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Snowden: Don’t Use Google’s New Messaging App, Allo

September 23, 2016

Edward Snowden has some strong words for mobile users thinking of trying Google’s new messaging app, Allo: Don’t do it. The NSA whistleblower made the remarks just hours after Google released its new messaging app without a promised privacy feature turned on by default.

Edward Snowden

Edward Snowden

Announced earlier this year, Allo was supposed to store content transiently rather than indefinitely on Google servers. Unfortunately, the app version released earlier this week doesn’t do this.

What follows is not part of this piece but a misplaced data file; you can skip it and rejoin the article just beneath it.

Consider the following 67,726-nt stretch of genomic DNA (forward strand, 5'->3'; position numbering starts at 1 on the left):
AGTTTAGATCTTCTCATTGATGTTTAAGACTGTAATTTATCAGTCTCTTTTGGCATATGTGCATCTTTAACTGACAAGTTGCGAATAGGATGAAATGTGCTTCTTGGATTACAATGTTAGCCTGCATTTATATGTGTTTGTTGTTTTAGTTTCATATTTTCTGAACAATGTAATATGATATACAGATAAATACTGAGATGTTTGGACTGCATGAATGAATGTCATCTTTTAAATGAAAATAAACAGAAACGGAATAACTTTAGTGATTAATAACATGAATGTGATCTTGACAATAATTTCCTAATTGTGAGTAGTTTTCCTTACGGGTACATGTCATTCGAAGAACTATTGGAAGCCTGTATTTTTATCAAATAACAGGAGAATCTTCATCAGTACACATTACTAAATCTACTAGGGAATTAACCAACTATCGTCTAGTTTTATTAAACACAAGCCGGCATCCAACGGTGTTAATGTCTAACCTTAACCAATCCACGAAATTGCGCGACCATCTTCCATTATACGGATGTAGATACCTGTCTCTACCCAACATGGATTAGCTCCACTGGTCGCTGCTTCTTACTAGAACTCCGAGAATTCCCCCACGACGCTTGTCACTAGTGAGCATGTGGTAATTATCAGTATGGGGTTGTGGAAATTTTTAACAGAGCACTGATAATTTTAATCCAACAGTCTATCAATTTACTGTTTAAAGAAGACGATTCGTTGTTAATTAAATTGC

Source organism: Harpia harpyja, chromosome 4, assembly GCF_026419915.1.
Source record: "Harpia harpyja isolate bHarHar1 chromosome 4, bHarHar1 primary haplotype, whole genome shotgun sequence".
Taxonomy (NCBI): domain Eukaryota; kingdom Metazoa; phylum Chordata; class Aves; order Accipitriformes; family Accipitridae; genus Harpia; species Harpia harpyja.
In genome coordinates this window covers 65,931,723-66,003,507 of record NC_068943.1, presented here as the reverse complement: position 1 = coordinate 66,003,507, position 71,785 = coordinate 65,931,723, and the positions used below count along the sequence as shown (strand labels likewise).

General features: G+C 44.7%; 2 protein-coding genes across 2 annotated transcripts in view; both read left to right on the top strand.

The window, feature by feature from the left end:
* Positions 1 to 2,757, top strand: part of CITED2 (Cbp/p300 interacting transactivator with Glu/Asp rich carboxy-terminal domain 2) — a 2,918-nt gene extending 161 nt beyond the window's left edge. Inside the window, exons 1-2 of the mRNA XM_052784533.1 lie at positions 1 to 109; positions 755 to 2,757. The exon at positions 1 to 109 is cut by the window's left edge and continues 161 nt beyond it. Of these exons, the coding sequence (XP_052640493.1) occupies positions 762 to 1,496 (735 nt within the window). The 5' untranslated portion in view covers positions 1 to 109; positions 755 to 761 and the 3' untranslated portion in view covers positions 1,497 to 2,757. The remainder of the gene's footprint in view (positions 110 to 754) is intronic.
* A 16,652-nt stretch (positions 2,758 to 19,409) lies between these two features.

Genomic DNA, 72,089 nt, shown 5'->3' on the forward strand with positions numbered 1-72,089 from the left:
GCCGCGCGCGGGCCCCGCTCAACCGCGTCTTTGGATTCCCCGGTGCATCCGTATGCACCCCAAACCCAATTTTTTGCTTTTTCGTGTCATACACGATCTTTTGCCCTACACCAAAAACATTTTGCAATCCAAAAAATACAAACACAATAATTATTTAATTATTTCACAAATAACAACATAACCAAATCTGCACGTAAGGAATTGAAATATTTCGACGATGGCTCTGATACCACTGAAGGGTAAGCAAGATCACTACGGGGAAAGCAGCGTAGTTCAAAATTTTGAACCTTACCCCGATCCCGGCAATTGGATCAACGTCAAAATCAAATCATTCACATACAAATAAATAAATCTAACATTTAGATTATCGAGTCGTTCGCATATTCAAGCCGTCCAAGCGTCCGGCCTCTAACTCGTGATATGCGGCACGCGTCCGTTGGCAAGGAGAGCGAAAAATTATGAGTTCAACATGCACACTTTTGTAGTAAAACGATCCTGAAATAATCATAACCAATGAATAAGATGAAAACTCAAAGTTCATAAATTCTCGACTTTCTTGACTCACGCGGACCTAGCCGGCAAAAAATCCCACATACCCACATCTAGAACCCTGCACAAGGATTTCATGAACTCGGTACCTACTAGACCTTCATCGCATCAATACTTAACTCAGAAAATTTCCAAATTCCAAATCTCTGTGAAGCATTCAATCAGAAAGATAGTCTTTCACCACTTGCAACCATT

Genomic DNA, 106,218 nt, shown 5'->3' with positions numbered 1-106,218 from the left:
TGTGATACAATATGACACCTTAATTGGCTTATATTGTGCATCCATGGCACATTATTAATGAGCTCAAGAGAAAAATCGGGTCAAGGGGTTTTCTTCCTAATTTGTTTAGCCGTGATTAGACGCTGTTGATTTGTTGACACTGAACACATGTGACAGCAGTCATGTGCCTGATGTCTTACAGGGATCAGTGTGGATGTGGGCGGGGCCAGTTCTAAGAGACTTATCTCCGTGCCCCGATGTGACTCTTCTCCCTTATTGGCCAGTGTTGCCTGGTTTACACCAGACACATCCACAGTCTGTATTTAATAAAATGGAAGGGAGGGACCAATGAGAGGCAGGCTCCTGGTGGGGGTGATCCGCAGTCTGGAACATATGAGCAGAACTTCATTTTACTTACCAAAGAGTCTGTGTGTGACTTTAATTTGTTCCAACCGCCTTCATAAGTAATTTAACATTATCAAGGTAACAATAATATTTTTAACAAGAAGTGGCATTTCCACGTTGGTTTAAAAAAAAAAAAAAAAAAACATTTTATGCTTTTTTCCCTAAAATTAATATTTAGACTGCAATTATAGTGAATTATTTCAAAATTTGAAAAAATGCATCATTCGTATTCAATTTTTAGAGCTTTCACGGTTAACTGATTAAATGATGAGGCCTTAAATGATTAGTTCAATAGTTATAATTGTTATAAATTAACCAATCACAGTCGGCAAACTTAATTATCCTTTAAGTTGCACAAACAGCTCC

As The Verge explains:

The records will now persist until the user actively deletes them, giving Google default access to a full history of conversations in the app.

Snowden is not amused, explaining:

Two important points

Deleted are eventually removed from Google’s servers. However, for this to happen, both people in the conversation must have removed the message. (You can delete single messages or entire conversations in Allo.)

Finally, it’s important to note that users can still experience an end-to-end encryption experience in Allo. To do so, you can use the Incognito feature, which hides messages from everyone (including Google) except for you and the person you’re chatting with.

We’ll continue to follow this story in the days ahead.

Google Allo — smart messaging
Google Allo — smart messaging
Google, Inc.